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Anterior cervical discectomy for one- and two-level cervical disc disease: the controversy surrounding the question of whether to fuse, plate, or both

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Critical Reviews in Neurosurgery


Since the introduction of anterior approaches to the cervical spine for the surgical treatment of degenerative disc disease, controversies have developed regarding the necessity of fusion following anterior cervical discectomy, the use of allografts instead of autologous bone for fusion, and, recently, the employment of anterior cervical plating systems in addition to fusion for uncomplicated disc disease. We reviewed seven clinical papers dealing with these issues; these articles surveyed a total of 1153 patients. Several observations can be made from these reviews. First, there is little or no difference in clinical outcome following single-level anterior discectomy, whether a fusion is performed or not, regardless of whether the operation was for soft discs or osteophytes. Second, most patients who underwent two-level discectomies had outcomes comparable to patients who underwent surgery at one level, regardless of whether they were fused or not. Data from four prospective randomized clinical studies in addition to multiple nonrandomized or retrospective studies support these conclusions. Although the incidence of complications such as persistent postoperative posterior cervical and shoulder pain and kyphotic deformities is higher in unfused patients (and is quite significant in some series), the advantages conferred by interbody fusion such as biomechanical stability, decreased incidence of kyphotic deformity, and decreased pain are offset by graft and donor-site morbidity. Specific indications for fusion include multi-level discectomies, significant straightening of the cervical spine, failed prior fusions, and trauma. It has been demonstrated that comparable fusion rates can be achieved with allografts rather than harvested autologous bone. The advantages of autografts over allografts are relatively slight in most patients who undergo anterior fusion for one- or two-level disc disease, although patients with impaired healing, significant osteopenia, or concomitant microvascular disease, such as chronic smokers, may benefit from autologous bone. The use of allografts avoids donor-site morbidity in patients without these problems. Anterior cervical plates are useful for cases of instability requiring fusion (such as trauma); these implants may decrease reoperation rates and the incidence of delayed instability in select cases. However, the cost-effectiveness of their generalized use for uncomplicated cervical disc disease has not been demonstrated. In conclusion, a general statement regarding the optimal surgical treatment for cervical disc herniations using anterior approaches is difficult to make with this limited review. Surgeons’ experience and familiarity with a particular approach are probably the most important factors in ensuring successful outcomes.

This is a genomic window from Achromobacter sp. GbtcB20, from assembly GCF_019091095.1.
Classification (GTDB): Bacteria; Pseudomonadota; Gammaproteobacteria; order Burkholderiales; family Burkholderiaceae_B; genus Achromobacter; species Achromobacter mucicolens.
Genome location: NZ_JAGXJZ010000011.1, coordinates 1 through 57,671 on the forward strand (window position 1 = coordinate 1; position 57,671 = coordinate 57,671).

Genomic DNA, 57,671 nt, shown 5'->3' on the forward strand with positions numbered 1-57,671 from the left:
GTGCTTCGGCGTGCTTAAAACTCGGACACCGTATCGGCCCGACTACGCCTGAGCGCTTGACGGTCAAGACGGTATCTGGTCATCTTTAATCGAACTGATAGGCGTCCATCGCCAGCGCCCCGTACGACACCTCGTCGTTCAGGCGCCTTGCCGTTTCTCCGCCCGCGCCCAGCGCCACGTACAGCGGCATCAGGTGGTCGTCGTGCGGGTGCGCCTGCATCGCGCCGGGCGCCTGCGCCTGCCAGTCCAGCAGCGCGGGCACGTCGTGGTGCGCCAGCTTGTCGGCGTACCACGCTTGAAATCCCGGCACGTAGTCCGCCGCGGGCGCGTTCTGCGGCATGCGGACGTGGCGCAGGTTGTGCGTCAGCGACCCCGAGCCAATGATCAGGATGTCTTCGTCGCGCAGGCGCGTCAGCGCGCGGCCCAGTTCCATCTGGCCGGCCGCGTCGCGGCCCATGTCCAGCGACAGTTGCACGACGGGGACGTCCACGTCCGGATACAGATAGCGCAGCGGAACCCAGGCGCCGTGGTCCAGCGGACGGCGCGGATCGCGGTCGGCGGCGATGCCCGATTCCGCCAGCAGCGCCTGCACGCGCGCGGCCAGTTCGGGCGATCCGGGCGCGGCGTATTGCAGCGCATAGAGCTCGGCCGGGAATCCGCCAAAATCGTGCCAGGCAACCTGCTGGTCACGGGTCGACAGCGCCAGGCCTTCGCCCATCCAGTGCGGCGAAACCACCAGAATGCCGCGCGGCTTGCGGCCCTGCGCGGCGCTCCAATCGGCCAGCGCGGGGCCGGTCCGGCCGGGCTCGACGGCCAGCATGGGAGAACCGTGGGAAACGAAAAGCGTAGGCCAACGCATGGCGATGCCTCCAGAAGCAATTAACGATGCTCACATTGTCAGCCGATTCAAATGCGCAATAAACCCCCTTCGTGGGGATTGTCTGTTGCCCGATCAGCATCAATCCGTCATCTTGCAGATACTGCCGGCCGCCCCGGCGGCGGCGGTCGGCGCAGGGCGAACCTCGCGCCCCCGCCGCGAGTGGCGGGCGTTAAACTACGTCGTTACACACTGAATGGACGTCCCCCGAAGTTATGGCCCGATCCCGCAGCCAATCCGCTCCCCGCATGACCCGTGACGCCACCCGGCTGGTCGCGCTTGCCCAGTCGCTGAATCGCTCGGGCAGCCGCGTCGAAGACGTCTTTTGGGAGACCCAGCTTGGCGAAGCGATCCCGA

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Papers reviewed

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Alvarez, J., Hardy, R. Anterior cervical discectomy for one- and two-level cervical disc disease: the controversy surrounding the question of whether to fuse, plate, or both. Crit Rev Neurosurg 9, 234–251 (1999).

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